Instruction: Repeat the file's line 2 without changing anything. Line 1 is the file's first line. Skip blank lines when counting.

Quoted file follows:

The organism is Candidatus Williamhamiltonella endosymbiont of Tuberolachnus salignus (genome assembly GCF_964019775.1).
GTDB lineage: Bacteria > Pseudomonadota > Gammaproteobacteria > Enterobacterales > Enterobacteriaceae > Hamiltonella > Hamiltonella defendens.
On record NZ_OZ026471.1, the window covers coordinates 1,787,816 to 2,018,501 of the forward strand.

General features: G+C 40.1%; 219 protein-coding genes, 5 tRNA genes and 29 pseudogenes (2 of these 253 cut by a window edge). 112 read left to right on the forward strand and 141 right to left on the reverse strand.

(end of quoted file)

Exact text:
GTDB lineage: Bacteria > Pseudomonadota > Gammaproteobacteria > Enterobacterales > Enterobacteriaceae > Hamiltonella > Hamiltonella defendens.